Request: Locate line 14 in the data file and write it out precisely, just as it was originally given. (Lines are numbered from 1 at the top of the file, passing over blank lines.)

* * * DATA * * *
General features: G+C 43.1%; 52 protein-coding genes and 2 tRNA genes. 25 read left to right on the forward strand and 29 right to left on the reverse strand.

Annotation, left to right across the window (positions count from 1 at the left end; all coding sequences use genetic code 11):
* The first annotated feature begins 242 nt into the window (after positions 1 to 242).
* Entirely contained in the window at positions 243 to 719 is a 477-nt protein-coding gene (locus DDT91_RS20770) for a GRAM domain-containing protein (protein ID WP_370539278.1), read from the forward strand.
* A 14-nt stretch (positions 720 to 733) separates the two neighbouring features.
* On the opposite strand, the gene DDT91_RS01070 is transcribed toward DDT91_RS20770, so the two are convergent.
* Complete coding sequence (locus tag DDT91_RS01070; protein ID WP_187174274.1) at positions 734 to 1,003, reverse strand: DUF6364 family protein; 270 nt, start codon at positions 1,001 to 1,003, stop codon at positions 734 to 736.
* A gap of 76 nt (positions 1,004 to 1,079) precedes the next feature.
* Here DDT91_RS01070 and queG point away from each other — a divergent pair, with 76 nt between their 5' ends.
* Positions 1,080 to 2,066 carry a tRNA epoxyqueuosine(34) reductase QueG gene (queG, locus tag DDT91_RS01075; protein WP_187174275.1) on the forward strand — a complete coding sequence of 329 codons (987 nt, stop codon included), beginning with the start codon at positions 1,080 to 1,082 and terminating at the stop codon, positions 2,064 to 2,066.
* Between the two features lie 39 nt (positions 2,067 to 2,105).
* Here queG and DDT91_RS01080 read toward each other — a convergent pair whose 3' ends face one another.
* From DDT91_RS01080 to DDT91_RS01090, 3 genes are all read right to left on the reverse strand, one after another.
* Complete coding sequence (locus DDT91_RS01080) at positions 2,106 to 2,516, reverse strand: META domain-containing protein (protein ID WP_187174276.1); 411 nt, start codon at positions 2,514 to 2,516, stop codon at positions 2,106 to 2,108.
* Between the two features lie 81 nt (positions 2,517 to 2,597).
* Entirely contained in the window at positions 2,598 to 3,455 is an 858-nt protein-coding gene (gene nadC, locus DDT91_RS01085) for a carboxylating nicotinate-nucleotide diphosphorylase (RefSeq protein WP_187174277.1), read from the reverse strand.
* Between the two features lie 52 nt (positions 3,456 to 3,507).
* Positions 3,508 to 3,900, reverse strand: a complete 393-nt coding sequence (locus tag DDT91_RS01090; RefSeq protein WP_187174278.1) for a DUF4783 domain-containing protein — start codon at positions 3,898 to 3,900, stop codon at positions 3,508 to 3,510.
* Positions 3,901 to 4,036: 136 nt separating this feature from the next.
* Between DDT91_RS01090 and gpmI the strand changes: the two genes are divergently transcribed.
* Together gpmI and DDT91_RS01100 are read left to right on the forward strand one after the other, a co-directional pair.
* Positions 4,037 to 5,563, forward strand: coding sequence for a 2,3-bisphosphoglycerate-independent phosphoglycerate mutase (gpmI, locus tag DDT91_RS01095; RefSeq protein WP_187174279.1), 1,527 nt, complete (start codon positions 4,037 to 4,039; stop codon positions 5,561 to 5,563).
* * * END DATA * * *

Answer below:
* Complete coding sequence (locus DDT91_RS01080) at positions 2,106 to 2,516, reverse strand: META domain-containing protein (protein ID WP_187174276.1); 411 nt, start codon at positions 2,514 to 2,516, stop codon at positions 2,106 to 2,108.